Truncating mutation in the autophagy gene UVRAG confers oncogenic properties and chemosensitivity in colorectal cancers
Autophagy-related factors are implicated in metabolic adaptation and cancer metastasis. However, the role of autophagy factors in cancer progression and their effect in treatment response remain largely elusive. Recent studies have shown that UVRAG, a key autophagic tumour suppressor, is mutated in common human cancers. Here we demonstrate that the cancer-related UVRAG frameshift (FS), which does not result in a null mutation, is expressed as a truncated UVRAGFS in colorectal cancer (CRC) with microsatellite instability (MSI), and promotes tumorigenesis. UVRAGFS abrogates the normal functions of UVRAG, including autophagy, in a dominant-negative manner. Furthermore, expression of UVRAGFS can trigger CRC metastatic spread through Rac1 activation and epithelial-to-mesenchymal transition, independently of autophagy. Interestingly, UVRAGFS expression renders cells more sensitive to standard chemotherapy regimen due to a DNA repair defect. These results identify UVRAG as a new MSI target gene and provide a mechanism for UVRAG participation in CRC pathogenesis and treatment response.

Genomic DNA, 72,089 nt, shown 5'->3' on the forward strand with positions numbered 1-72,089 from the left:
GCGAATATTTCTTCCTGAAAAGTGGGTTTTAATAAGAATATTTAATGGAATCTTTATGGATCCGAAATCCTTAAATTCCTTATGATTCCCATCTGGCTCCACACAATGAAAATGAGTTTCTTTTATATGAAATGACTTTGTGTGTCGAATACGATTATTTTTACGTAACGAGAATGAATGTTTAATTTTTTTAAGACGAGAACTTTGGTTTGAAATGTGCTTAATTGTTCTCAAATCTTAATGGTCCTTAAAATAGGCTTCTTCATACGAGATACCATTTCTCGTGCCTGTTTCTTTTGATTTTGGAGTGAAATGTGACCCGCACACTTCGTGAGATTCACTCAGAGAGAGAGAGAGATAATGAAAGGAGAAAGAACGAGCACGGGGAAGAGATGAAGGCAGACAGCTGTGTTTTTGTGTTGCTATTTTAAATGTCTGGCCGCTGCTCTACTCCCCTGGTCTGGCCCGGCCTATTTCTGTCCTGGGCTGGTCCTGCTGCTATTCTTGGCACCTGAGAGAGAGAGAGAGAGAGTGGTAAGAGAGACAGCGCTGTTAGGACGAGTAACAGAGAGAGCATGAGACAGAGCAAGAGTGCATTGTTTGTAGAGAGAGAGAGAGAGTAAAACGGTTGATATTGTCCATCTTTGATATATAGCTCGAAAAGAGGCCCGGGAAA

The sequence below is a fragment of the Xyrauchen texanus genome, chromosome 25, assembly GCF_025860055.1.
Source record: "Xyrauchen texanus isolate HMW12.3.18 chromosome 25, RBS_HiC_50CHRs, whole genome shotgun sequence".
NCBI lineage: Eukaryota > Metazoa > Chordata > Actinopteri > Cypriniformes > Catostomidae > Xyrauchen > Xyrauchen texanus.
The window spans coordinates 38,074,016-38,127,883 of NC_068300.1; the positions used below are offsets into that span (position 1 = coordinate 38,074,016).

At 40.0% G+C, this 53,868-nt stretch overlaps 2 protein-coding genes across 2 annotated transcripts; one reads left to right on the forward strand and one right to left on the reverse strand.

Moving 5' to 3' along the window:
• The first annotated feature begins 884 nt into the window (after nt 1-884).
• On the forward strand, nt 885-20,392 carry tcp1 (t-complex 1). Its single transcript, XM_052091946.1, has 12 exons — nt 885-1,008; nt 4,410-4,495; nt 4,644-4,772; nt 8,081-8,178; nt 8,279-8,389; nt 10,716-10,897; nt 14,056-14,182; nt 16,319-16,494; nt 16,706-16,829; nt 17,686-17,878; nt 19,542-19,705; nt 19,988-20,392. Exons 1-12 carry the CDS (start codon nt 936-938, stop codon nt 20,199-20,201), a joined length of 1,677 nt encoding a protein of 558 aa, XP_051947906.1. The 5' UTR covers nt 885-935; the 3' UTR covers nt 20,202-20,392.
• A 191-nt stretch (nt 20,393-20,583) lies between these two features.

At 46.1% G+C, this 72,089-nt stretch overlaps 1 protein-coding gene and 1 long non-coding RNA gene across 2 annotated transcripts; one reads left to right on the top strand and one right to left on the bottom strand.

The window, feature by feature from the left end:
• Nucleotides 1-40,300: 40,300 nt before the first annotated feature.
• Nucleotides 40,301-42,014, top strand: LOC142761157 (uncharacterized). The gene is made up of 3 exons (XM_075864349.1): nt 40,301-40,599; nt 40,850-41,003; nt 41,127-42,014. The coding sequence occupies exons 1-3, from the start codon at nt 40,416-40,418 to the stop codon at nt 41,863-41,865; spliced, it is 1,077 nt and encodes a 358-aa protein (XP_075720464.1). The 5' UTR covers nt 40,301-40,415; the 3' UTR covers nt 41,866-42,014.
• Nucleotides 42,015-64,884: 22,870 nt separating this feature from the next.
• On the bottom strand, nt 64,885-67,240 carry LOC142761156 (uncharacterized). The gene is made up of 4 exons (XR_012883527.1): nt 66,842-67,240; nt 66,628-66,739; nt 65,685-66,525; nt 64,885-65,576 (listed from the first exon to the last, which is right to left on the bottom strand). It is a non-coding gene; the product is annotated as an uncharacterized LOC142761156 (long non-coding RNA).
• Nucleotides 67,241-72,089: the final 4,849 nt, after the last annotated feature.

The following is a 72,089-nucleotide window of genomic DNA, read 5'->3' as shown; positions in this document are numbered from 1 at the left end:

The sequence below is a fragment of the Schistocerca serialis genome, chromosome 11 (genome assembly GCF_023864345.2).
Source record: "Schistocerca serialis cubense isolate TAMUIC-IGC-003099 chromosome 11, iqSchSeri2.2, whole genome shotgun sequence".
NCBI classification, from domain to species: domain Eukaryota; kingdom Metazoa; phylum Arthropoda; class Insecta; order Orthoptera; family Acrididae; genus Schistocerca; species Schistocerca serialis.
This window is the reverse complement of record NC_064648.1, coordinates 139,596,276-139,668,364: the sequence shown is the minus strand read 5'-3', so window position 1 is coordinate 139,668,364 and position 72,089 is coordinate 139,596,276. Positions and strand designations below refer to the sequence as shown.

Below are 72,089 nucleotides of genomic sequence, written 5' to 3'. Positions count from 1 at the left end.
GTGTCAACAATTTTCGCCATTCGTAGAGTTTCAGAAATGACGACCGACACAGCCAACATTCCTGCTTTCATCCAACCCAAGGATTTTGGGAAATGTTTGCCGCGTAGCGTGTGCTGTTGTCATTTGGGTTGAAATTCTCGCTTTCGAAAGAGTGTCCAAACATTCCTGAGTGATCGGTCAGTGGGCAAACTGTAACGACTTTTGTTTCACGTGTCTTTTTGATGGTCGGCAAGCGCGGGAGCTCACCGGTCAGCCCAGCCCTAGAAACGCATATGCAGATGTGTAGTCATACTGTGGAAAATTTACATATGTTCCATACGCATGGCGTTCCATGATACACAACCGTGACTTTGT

Some colon carcinomas with microsatellite instability carry a frameshift mutation in a tumour suppressor UVRAG. Here the authors show that mutant UVRAG triggers colorectal cancer by antagonizing the activity of normal UVRAG in autophagy and chromosomal stability, but also sensitizes the cancer to DNA damage-inducing chemotherapeutic drugs.
[…] All data for UVRAG frameshift mutation in human CRC, gastric, and endometrial cancers with MSI were obtained from SelTarbase (http://www.seltarbase.org/) and primary public sources. All data for DNA sequence alteration, chromosomal structure variants, and clinical information in gastric cancer were obtained from cBioportal (http://www.cbioportal.org) and primary sources. All statistical analyses were carried out using the R software package. Circos plots were carried out using Circos (http://circos.ca/). […]
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